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  • Like all other cellular processes ubiquitination


    Like all other cellular processes, ubiquitination is also tightly regulated; more so, as myriads of pathways are controlled via this conjugation and dysregulation of ubiquitination has been implicated in various diseases including cancer [16], [17]. Quite a few of such regulatory mechanisms that control activities of various E3 ligases [18], [19] and affect their substrate recognitions have been deciphered. On the other hand, the existence of diverse mechanisms that regulate E2 activity is appreciated only recently [20], [21], [22]. All the E2 enzymes across all the species, including ~35 coded by the human genome, share a structurally conserved ubiquitin-conjugating UBC domain of ~150 residues harboring the catalytic cysteine. Despite this structural conservation, UBC cores from different E2s show significant sequence diversity justifying differences in their E3 selectivity and catalytic activity [23]. Besides the UBC domain, some of the E2s also contain extended regions in their C-terminal end (Class II E2s) or in their N-terminal end (Class III E2s), or both (Class IV E2s). The importance of such extensions in Ube2C (UbcH10) and Ube2R1 (Cdc34) has been well established [24], [25]. The N-terminal extended region of Ube2C plays a role in substrate selectivity by its cognate E3, the anaphase-promoting complex (APC), and the C-terminal extension of Ube2R1 (Cdc34) affects the processivity of the UBC core. However, roles of such extended regions have not been understood for most of the other E2s. Ube2D and Ube2E Ketorolac synthesis of E2s share a highly conserved UBC domain and seem to interact with the same subset of E3 ligases [26]. However, Ube2Ds consist of just the UBC domain whereas Ube2Es have 40- to 60-residue-long disordered N-terminal extensions apart from the core. While studying the E2 preference of the RING E3 ligase RNF4 (RING finger protein 4), we had observed limited activity of Ube2E1 (Datta et al., unpublished data) similar to the observations with the heterodimeric E3 ligase BRCA1-BARD1 [27]. It has also been demonstrated that the N-terminal extensions of Ube2Es limit the chain-building capability of the UBC domain, though the molecular mechanism behind this remained unclear [28]. We probed further into this N-terminal mediated activity reduction and show that not the mere presence but the E3-catalyzed intramolecular auto-ubiquitination (self-ubiquitination) of the disordered N-terminal extensions acts as the mechanism restricting activity of Ube2E class of the E2 enzymes.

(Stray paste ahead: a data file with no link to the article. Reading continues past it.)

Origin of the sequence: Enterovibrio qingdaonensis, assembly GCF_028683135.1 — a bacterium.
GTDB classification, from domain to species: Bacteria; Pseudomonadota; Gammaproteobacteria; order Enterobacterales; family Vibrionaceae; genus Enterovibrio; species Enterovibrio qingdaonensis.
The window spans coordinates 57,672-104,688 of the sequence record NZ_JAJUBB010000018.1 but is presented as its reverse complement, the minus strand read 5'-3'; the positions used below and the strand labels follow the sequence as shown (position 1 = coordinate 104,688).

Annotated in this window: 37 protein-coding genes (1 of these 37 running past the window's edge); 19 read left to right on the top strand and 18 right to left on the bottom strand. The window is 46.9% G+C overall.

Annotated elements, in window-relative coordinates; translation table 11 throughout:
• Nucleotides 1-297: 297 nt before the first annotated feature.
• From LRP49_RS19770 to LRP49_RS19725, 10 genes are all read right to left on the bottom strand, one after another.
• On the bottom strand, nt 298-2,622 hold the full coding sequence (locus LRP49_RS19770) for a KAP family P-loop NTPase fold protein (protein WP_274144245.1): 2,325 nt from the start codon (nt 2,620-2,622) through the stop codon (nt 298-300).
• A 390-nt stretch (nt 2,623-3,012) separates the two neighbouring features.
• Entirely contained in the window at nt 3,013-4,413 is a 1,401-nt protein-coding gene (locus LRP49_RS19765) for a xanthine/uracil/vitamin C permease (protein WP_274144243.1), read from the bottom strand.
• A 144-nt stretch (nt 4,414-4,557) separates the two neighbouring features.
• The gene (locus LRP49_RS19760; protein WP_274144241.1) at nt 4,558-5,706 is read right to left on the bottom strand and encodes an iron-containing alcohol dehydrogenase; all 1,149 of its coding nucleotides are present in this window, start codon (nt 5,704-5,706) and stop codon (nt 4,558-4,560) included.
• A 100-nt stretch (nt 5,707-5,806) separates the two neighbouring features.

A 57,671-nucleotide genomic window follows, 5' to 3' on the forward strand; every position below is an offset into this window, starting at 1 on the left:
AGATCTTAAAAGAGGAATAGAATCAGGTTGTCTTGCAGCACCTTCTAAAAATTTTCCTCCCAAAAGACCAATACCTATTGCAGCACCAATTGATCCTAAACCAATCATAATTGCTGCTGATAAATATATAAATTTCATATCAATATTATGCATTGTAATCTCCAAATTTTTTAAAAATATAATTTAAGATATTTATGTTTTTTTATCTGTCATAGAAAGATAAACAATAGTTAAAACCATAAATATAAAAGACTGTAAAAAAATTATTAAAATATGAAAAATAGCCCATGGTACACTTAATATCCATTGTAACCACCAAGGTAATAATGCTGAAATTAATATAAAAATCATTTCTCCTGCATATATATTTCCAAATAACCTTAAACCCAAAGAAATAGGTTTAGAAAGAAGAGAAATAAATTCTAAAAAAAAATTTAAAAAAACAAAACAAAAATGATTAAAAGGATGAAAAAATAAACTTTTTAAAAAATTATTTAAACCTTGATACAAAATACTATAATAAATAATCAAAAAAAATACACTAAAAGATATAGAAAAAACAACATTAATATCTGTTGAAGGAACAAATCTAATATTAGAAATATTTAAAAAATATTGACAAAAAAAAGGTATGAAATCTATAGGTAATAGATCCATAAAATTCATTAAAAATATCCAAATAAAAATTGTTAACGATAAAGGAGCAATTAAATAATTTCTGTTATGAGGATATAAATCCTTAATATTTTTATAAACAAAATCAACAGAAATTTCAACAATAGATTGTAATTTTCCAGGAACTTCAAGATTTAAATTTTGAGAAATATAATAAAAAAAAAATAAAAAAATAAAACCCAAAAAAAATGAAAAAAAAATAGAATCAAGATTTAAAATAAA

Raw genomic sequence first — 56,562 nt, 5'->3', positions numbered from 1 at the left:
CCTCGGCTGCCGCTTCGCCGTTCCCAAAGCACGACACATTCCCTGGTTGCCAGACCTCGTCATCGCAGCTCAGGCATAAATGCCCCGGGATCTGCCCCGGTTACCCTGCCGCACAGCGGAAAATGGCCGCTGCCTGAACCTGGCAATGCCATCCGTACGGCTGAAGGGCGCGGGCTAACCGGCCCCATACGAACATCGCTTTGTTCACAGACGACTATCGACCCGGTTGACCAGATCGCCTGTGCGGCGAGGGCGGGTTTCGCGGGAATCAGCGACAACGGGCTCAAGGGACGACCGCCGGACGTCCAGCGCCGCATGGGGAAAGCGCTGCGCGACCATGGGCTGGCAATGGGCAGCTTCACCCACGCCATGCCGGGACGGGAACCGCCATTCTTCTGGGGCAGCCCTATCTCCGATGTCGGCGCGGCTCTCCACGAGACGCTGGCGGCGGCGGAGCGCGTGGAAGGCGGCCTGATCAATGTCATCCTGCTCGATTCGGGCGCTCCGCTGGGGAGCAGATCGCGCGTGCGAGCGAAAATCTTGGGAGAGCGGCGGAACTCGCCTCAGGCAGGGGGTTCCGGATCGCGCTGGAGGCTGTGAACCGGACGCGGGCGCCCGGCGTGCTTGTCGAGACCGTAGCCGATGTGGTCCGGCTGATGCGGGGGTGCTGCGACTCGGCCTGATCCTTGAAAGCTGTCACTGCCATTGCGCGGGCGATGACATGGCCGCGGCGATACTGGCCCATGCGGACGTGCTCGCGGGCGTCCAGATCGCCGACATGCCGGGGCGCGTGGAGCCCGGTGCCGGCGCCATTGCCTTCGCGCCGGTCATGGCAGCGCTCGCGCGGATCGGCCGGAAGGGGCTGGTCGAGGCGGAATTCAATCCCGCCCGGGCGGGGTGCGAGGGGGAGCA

Discussion The Ube2E group of ubiquitin-conjugating enzymes, classified as the Class III E2s owing to their N-terminal extensions, is considered as “hub” E2s due to their capability of interacting with a large number of E3 ligases [26], [33]. The “E3 interactome” of these E2s is second only to that of the Ube2Ds and shares a significant overlap. Presumably, the resemblance between the UBC domain of these two E2 classes (~86% similar) results in their similarity in choosing cognate E3s. However, unlike Ube2Ds, the activity of Ube2E E2s has been observed to be limited with most of the interacting E3s including BRCA1-BARD1 [27]. Our results demonstrate that the limited activity of Ube2E1 is a direct consequence of ubiquitination at its flexible N-terminal extension. Thus, either the deletion of the entire N-terminus or mutating the Lys residues in that region to Arg relieves the attenuated activity of Ube2E1. The only exception to this effect of the N-terminal extension was the partial enhancement observed with Ube2E1∆N20 . Upon further investigation, we found that Ube2E1∆N20, unlike Ube2E1wt or Ube2E1∆N46, was unstable and invariably contained a contaminating degradation product of smaller molecular weight matching the “core domain” due to non-specific proteolysis of this truncated E2 construct. Thus, we concluded that the partial enhancement of Ube2E1∆N20 activity resulted from the contaminating core domain.